I first noticed that I was not hearing properly when I was 19 years old, during my first year at University. I started finding it hard to join in conversation with my friends and was slow to get jokes. I worked in a pharmacy as a summer job and was finding it increasingly difficult to hear what customers were asking for in the noisy shop environment.
My hearing loss is thought to be due to nerve damage, resulting from brain surgery I’d had some years before. My hearing gradually deteriorated over the next 8 years, and I am now profoundly deaf in the high frequencies in both ears with a quite severe loss of the low frequencies too.
I carried on through my first year at university without seeing a doctor. It wasn’t until somebody (quite rudely) told me to ‘get my ears checked out’, that I went to my GP. I had to visit my GP a couple of times, however, and insist i needed a hearing test, before a referral was made. It was quite a lengthy process as it took a few months from referral to see an audiologist who discovered a mild loss of hearing.
At that time, the audiology department at the hospital near my university was not providing digital hearing aids – so I was given an analogue model which I struggled with intensely. I found the background noise and artificial nature of the sound very uncomfortable and distracting.
Later that year, however, I was referred to my local hospital where I was given two digital hearing aids. These were better, but still took a lot of getting used to after hearing natural sounds for the first 19 years of my life. I found I needed to start by wearing the hearing aids for only an hour at a time, then increasing the amount of time worn daily as each week went by. And this was all happening during a busy period of my course when listening skills were essential. In the end, I forced myself to adapt to the ‘artificial’ sounds by wearing them from the first thing in the morning until I came home in the evening. It took me months to get used to the hearing aids but now I really couldn’t imagine life without them.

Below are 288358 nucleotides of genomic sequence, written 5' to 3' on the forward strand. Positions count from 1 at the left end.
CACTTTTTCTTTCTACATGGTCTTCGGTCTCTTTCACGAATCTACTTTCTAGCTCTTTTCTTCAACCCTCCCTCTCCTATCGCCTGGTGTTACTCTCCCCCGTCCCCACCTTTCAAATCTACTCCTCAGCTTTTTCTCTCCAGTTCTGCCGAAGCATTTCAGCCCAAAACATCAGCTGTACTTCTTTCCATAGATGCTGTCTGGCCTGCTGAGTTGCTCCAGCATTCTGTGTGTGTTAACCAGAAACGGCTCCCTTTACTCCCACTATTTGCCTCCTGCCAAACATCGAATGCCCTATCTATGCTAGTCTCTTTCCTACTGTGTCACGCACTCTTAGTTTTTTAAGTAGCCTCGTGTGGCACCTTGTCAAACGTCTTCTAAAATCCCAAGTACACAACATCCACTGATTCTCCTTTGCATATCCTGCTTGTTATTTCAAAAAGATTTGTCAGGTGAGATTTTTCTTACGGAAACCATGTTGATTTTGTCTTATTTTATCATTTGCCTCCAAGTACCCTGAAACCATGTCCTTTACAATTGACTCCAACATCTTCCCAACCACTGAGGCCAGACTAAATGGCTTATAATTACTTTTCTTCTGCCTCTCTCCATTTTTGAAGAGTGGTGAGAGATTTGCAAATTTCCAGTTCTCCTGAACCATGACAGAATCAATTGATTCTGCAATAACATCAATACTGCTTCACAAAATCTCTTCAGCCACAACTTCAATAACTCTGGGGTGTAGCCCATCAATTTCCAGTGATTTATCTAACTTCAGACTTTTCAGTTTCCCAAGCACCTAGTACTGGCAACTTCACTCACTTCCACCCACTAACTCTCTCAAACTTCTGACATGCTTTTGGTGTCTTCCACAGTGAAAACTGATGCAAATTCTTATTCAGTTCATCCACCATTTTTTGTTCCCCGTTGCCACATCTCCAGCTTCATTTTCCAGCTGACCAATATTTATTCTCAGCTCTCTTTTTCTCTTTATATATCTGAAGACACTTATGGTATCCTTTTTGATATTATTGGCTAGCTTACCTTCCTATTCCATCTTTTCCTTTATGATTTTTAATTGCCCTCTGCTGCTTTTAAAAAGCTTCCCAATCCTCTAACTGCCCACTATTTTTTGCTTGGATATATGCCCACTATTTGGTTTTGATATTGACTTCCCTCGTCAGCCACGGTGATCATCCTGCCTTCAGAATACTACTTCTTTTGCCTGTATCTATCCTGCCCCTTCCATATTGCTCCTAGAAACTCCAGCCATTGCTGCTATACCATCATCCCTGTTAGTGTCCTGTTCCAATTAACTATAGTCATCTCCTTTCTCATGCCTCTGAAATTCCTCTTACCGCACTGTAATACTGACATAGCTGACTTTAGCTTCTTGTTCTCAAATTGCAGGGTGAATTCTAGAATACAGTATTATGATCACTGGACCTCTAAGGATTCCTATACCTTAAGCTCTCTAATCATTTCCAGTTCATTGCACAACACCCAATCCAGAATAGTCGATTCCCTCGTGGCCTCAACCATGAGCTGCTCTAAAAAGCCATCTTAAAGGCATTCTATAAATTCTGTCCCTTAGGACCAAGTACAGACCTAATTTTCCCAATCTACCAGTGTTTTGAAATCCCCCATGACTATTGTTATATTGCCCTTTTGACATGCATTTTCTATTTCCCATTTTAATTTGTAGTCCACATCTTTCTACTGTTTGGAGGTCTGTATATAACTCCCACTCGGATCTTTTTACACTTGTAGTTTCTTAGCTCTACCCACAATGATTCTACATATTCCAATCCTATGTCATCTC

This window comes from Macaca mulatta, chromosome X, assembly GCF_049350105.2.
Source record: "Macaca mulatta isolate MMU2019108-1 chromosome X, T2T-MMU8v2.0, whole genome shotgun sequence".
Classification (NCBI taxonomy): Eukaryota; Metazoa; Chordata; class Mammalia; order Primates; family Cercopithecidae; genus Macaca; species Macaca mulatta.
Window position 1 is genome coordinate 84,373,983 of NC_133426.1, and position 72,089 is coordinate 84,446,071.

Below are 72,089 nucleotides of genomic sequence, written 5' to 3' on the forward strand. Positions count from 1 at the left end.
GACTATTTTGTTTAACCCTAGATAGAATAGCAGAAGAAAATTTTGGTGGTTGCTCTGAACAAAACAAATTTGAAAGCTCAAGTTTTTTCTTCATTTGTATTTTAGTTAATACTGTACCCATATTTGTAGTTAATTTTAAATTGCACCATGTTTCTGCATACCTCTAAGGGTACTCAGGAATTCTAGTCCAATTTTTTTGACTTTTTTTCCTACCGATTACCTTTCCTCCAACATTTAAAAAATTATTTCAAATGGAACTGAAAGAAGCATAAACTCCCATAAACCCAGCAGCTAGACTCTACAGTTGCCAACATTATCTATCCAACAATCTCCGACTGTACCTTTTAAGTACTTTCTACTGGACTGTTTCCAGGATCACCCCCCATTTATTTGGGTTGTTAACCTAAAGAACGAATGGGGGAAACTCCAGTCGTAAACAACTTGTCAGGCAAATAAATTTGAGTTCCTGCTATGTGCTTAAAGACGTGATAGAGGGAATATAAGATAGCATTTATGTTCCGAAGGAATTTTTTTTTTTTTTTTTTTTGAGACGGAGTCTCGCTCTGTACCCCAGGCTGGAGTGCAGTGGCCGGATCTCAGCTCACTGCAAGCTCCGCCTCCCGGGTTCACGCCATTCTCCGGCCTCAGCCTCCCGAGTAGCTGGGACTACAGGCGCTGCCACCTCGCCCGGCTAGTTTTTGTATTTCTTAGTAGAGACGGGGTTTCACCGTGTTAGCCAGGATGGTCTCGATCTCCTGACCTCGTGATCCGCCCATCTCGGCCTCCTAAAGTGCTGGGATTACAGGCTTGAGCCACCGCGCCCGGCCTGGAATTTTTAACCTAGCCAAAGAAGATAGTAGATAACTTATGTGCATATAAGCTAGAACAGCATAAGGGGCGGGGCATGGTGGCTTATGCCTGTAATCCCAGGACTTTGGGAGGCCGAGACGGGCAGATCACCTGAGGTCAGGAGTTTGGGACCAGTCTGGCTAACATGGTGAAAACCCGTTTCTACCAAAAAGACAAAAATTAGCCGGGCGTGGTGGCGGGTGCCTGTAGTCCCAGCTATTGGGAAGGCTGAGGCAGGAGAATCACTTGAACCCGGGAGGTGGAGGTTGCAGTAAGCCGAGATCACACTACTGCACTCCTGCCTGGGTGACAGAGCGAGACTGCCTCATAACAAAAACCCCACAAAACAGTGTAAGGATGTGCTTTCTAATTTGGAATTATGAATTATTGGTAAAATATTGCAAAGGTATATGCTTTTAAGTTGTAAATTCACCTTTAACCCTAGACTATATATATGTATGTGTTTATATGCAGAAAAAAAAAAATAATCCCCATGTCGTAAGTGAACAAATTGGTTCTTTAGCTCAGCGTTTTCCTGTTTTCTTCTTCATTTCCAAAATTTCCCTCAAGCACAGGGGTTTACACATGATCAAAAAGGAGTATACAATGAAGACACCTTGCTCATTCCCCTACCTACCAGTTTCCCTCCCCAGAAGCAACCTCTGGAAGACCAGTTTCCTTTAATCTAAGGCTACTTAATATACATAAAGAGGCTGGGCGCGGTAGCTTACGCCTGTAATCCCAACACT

I am now working in the Nutrition and Dietetics department of a major hospital in south west England, and learning sign language at evening class. I am able to work on projects, mainly in the office, around people who know me and who are aware of my hearing loss. Part of my job involves teaching a small number of patients on a one-to-one basis, in a quiet side room, which I enjoy.
I attended a lip-reading class for two years, which I found extremely helpful. It gave me the confidence to relax and watch a person’s lip movements. It also gave me an understanding of the best conditions in which to lip-read. The class provided an opportunity to meet other people who face similar difficulties, and I am now realising that I am not alone.
When I first discovered my hearing loss, I was embarrassed to tell anybody, but a hearing therapist helped me to adjust and become more confident.
Finger spelling and basic sign language helps me in some of the more difficult situations such as where there is a lot of background noise. They are also fun to learn!
I’ve found some products such as the ‘Screenphone’ and vibrating alarm clock very helpful – while others including ’hearing aid compatible’ telephones unfortunately do not seem to work for me. I guess each person has to discover the products that meet their own needs.
Be confident and don’t be afraid to tell people that you have a hearing loss, and let tem know how they can help you. Most people are willing to help if they know how! Don’t be afraid to look at someone’s face and study their lip movements. Join a class or support group to meet people in similar situations.